If you work in the oil & gas sector, you also need to find less wasteful alternatives to flaring , such as cooling, condensing and recapturing natural gas so that it doesn’t need to be burned off. You’ll also need to upgrade pneumatic pumps to limit emissions.

For power stations and facilities that use generators, you can reduce your acidic emissions by switching from diesel-fueled units to cleaner-burning natural gas.

There are a broad range of technologies to remove sulfur from fuel before or while it is burned, including coal scrubbing, oil desulfurization, installing pressurized fluidized bed combustors (FBC) into boilers and adopting an Integrated Gasification Combined Cycle, which uses air and steam to pressurize coal into gas before burning it for electricity. Post-combustion sulfur controls include Flue Gas Desulfurization (FGD), which scrubs waste gases with chemical absorbents like limestone to remove sulfur dioxide.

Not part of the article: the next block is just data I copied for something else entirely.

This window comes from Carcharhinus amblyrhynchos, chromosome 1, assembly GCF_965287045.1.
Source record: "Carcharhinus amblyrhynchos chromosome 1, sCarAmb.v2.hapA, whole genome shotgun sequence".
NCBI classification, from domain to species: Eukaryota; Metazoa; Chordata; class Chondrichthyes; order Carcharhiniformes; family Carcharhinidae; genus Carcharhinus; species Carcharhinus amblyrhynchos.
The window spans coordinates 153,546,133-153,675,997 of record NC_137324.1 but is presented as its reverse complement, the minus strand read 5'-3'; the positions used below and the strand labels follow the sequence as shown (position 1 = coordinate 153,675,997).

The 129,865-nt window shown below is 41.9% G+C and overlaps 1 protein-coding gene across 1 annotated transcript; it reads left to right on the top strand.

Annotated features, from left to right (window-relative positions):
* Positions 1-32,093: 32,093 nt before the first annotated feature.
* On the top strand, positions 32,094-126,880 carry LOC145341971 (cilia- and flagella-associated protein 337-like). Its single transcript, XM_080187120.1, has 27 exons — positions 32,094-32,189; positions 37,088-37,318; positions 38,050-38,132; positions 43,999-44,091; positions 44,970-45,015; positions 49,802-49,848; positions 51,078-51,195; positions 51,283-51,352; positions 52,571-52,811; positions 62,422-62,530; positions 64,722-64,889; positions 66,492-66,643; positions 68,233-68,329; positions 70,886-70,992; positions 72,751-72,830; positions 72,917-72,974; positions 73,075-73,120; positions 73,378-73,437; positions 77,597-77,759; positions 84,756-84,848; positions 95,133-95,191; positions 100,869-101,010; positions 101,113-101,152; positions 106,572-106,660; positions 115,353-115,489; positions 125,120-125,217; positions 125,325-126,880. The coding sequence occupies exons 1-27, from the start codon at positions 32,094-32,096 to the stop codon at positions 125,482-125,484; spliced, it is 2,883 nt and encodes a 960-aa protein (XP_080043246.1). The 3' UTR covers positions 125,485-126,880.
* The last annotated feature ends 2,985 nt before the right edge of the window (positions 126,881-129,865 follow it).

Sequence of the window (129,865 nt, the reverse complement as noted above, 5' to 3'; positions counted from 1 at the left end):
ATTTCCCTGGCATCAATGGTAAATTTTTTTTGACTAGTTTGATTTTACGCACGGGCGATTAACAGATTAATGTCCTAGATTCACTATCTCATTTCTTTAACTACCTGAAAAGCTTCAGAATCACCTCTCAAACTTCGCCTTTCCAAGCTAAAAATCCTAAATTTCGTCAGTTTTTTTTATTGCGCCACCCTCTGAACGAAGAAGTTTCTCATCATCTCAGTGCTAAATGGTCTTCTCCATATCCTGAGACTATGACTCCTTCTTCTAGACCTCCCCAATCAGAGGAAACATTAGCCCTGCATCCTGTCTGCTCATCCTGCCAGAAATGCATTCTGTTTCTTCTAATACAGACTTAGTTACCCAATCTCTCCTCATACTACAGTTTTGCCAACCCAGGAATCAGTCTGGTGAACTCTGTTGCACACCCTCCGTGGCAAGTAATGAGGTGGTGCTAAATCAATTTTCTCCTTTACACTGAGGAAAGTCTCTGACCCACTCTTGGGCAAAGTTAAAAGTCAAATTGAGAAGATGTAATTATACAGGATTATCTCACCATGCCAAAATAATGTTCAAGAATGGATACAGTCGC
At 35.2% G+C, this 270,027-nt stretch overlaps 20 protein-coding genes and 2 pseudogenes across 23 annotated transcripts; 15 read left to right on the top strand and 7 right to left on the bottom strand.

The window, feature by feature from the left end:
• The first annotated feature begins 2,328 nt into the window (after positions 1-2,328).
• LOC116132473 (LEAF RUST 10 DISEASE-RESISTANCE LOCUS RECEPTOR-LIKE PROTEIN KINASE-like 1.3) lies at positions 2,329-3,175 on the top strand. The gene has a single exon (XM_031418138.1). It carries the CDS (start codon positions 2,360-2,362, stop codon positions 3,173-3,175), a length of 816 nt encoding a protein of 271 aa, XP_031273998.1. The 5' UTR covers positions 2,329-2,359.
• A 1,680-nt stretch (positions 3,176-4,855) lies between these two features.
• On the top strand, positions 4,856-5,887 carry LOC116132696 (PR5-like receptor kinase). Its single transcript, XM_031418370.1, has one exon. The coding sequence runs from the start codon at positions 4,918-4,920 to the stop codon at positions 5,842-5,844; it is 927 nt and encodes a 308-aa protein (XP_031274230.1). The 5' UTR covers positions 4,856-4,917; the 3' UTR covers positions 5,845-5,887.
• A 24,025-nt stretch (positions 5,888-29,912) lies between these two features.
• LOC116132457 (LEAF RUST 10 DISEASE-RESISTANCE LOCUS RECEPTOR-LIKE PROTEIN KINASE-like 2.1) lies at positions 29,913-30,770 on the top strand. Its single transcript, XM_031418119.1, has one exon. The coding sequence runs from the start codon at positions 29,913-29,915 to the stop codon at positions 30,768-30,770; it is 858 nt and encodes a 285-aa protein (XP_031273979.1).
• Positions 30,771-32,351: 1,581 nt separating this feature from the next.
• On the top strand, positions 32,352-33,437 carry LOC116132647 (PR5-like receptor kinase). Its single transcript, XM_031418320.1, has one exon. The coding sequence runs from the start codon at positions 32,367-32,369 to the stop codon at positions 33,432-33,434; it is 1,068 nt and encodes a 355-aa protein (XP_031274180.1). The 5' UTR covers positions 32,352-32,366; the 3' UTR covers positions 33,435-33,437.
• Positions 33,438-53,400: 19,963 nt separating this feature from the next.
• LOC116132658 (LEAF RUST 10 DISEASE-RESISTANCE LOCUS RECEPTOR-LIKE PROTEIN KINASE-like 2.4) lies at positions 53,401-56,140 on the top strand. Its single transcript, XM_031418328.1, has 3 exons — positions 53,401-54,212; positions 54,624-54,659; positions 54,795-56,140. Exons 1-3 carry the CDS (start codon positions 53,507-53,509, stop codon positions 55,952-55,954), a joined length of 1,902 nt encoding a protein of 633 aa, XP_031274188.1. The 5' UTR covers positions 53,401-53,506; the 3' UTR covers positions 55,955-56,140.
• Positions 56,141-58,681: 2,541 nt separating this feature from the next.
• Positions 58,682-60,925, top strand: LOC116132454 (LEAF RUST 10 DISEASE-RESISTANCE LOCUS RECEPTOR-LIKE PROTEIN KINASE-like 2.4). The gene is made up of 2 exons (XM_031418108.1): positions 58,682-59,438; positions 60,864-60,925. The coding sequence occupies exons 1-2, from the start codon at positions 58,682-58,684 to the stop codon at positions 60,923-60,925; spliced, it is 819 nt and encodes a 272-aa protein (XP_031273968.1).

To reduce nitrogen output, you can try using nitrogen oxide burners; the most advanced have been shown to reduce nitrogen oxide emissions by up to 30%. By fitting equipment to your plant that treats the flue gases, you can cut nitrogen oxide emissions by 80-90%.

Finally, are all work and production areas well-insulated against the cold and well-ventilated for clean air? 

Simple changes could help you to control the indoor temperature and environmental conditions without powering up more heating and cooling equipment. If you have particular seasonal demands, an efficient solution is to find smart ways to seal off the affected area and bringing in temporary utilities to target just this area.

Final Thoughts

Whatever steps you take, it makes sense to work with a top rental company to design and test a streamlined temporary solution before you commit to a permanent one. 

If you’re worried you’re at risk of tipping over emissions caps, choose a vendor that can help you monitor equipment performance and emissions 24/7. That way, you know exactly how things are going, can adapt accordingly, and won’t be stung by any nasty surprises - or fines.

Going green isn’t solely a matter of conscience. For businesses in 2019, it’s a matter of survival.